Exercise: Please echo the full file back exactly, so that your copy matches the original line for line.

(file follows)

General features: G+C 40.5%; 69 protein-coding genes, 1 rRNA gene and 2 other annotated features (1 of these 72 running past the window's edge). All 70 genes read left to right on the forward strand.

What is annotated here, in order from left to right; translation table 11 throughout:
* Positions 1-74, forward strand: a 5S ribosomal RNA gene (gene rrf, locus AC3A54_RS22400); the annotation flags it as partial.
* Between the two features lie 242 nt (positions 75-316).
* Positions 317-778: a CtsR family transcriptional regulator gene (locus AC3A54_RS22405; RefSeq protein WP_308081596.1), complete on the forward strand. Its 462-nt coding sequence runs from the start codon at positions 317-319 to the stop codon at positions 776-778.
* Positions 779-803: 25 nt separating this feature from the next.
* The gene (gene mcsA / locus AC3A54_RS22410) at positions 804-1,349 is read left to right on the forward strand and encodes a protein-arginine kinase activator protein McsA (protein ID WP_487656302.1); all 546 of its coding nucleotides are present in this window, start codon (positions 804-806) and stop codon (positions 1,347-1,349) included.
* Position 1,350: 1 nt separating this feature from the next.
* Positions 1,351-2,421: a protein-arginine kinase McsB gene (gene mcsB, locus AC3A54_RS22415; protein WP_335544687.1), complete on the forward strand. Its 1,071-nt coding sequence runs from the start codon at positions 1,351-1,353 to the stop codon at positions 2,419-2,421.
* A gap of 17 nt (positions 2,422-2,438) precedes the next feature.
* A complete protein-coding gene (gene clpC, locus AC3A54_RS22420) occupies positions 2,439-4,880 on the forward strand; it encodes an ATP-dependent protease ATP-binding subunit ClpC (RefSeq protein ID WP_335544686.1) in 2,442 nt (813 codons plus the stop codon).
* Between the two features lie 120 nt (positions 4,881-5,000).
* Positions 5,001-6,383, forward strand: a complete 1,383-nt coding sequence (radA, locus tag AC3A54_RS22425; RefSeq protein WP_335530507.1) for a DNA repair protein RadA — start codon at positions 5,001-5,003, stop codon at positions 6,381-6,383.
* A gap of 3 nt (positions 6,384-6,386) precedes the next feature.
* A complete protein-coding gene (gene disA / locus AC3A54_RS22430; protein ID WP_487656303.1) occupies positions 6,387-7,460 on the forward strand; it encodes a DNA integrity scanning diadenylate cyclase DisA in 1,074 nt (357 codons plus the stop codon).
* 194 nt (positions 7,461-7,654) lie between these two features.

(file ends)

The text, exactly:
General features: G+C 40.5%; 69 protein-coding genes, 1 rRNA gene and 2 other annotated features (1 of these 72 running past the window's edge). All 70 genes read left to right on the forward strand.

What is annotated here, in order from left to right; translation table 11 throughout:
* Positions 1-74, forward strand: a 5S ribosomal RNA gene (gene rrf, locus AC3A54_RS22400); the annotation flags it as partial.
* Between the two features lie 242 nt (positions 75-316).
* Positions 317-778: a CtsR family transcriptional regulator gene (locus AC3A54_RS22405; RefSeq protein WP_308081596.1), complete on the forward strand. Its 462-nt coding sequence runs from the start codon at positions 317-319 to the stop codon at positions 776-778.
* Positions 779-803: 25 nt separating this feature from the next.
* The gene (gene mcsA / locus AC3A54_RS22410) at positions 804-1,349 is read left to right on the forward strand and encodes a protein-arginine kinase activator protein McsA (protein ID WP_487656302.1); all 546 of its coding nucleotides are present in this window, start codon (positions 804-806) and stop codon (positions 1,347-1,349) included.
* Position 1,350: 1 nt separating this feature from the next.
* Positions 1,351-2,421: a protein-arginine kinase McsB gene (gene mcsB, locus AC3A54_RS22415; protein WP_335544687.1), complete on the forward strand. Its 1,071-nt coding sequence runs from the start codon at positions 1,351-1,353 to the stop codon at positions 2,419-2,421.
* A gap of 17 nt (positions 2,422-2,438) precedes the next feature.
* A complete protein-coding gene (gene clpC, locus AC3A54_RS22420) occupies positions 2,439-4,880 on the forward strand; it encodes an ATP-dependent protease ATP-binding subunit ClpC (RefSeq protein ID WP_335544686.1) in 2,442 nt (813 codons plus the stop codon).
* Between the two features lie 120 nt (positions 4,881-5,000).
* Positions 5,001-6,383, forward strand: a complete 1,383-nt coding sequence (radA, locus tag AC3A54_RS22425; RefSeq protein WP_335530507.1) for a DNA repair protein RadA — start codon at positions 5,001-5,003, stop codon at positions 6,381-6,383.
* A gap of 3 nt (positions 6,384-6,386) precedes the next feature.
* A complete protein-coding gene (gene disA / locus AC3A54_RS22430; protein ID WP_487656303.1) occupies positions 6,387-7,460 on the forward strand; it encodes a DNA integrity scanning diadenylate cyclase DisA in 1,074 nt (357 codons plus the stop codon).
* 194 nt (positions 7,461-7,654) lie between these two features.